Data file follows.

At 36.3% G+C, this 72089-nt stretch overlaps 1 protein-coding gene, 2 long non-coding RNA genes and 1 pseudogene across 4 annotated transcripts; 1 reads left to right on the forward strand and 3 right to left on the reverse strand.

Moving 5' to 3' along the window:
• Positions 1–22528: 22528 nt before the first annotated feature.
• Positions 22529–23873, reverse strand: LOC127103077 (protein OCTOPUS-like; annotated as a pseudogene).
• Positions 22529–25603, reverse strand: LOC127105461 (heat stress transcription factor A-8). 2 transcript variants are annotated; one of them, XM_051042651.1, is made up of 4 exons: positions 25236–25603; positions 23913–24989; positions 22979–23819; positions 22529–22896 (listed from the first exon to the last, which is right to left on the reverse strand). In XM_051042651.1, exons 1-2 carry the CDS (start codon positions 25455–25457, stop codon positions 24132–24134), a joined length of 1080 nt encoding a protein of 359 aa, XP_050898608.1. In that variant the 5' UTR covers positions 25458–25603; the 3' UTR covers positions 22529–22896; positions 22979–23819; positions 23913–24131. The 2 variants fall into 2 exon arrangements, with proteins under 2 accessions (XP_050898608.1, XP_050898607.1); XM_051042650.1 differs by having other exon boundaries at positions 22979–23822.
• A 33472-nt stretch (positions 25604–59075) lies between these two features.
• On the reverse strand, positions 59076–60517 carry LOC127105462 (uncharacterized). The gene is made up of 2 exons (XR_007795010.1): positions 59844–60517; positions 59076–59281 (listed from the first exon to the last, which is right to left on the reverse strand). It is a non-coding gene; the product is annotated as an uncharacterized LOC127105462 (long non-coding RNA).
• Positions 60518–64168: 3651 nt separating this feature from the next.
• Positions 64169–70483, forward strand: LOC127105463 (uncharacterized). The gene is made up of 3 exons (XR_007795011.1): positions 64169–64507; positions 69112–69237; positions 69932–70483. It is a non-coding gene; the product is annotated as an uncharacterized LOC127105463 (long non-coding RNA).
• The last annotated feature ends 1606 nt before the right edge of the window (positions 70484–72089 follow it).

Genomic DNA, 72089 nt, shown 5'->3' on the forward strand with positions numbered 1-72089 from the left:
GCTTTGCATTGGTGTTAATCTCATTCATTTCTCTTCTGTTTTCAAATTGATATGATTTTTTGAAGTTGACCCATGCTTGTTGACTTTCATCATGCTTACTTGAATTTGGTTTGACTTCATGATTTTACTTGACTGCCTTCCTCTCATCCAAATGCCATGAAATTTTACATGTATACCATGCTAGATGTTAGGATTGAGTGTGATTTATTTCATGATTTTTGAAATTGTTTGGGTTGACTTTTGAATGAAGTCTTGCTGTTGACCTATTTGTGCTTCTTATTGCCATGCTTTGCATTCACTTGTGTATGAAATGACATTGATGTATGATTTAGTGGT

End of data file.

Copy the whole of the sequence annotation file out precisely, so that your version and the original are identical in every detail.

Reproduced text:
At 36.3% G+C, this 72089-nt stretch overlaps 1 protein-coding gene, 2 long non-coding RNA genes and 1 pseudogene across 4 annotated transcripts; 1 reads left to right on the forward strand and 3 right to left on the reverse strand.

Moving 5' to 3' along the window:
• Positions 1–22528: 22528 nt before the first annotated feature.
• Positions 22529–23873, reverse strand: LOC127103077 (protein OCTOPUS-like; annotated as a pseudogene).
• Positions 22529–25603, reverse strand: LOC127105461 (heat stress transcription factor A-8). 2 transcript variants are annotated; one of them, XM_051042651.1, is made up of 4 exons: positions 25236–25603; positions 23913–24989; positions 22979–23819; positions 22529–22896 (listed from the first exon to the last, which is right to left on the reverse strand). In XM_051042651.1, exons 1-2 carry the CDS (start codon positions 25455–25457, stop codon positions 24132–24134), a joined length of 1080 nt encoding a protein of 359 aa, XP_050898608.1. In that variant the 5' UTR covers positions 25458–25603; the 3' UTR covers positions 22529–22896; positions 22979–23819; positions 23913–24131. The 2 variants fall into 2 exon arrangements, with proteins under 2 accessions (XP_050898608.1, XP_050898607.1); XM_051042650.1 differs by having other exon boundaries at positions 22979–23822.
• A 33472-nt stretch (positions 25604–59075) lies between these two features.
• On the reverse strand, positions 59076–60517 carry LOC127105462 (uncharacterized). The gene is made up of 2 exons (XR_007795010.1): positions 59844–60517; positions 59076–59281 (listed from the first exon to the last, which is right to left on the reverse strand). It is a non-coding gene; the product is annotated as an uncharacterized LOC127105462 (long non-coding RNA).
• Positions 60518–64168: 3651 nt separating this feature from the next.
• Positions 64169–70483, forward strand: LOC127105463 (uncharacterized). The gene is made up of 3 exons (XR_007795011.1): positions 64169–64507; positions 69112–69237; positions 69932–70483. It is a non-coding gene; the product is annotated as an uncharacterized LOC127105463 (long non-coding RNA).
• The last annotated feature ends 1606 nt before the right edge of the window (positions 70484–72089 follow it).

Genomic DNA, 72089 nt, shown 5'->3' on the forward strand with positions numbered 1-72089 from the left:
GCTTTGCATTGGTGTTAATCTCATTCATTTCTCTTCTGTTTTCAAATTGATATGATTTTTTGAAGTTGACCCATGCTTGTTGACTTTCATCATGCTTACTTGAATTTGGTTTGACTTCATGATTTTACTTGACTGCCTTCCTCTCATCCAAATGCCATGAAATTTTACATGTATACCATGCTAGATGTTAGGATTGAGTGTGATTTATTTCATGATTTTTGAAATTGTTTGGGTTGACTTTTGAATGAAGTCTTGCTGTTGACCTATTTGTGCTTCTTATTGCCATGCTTTGCATTCACTTGTGTATGAAATGACATTGATGTATGATTTAGTGGT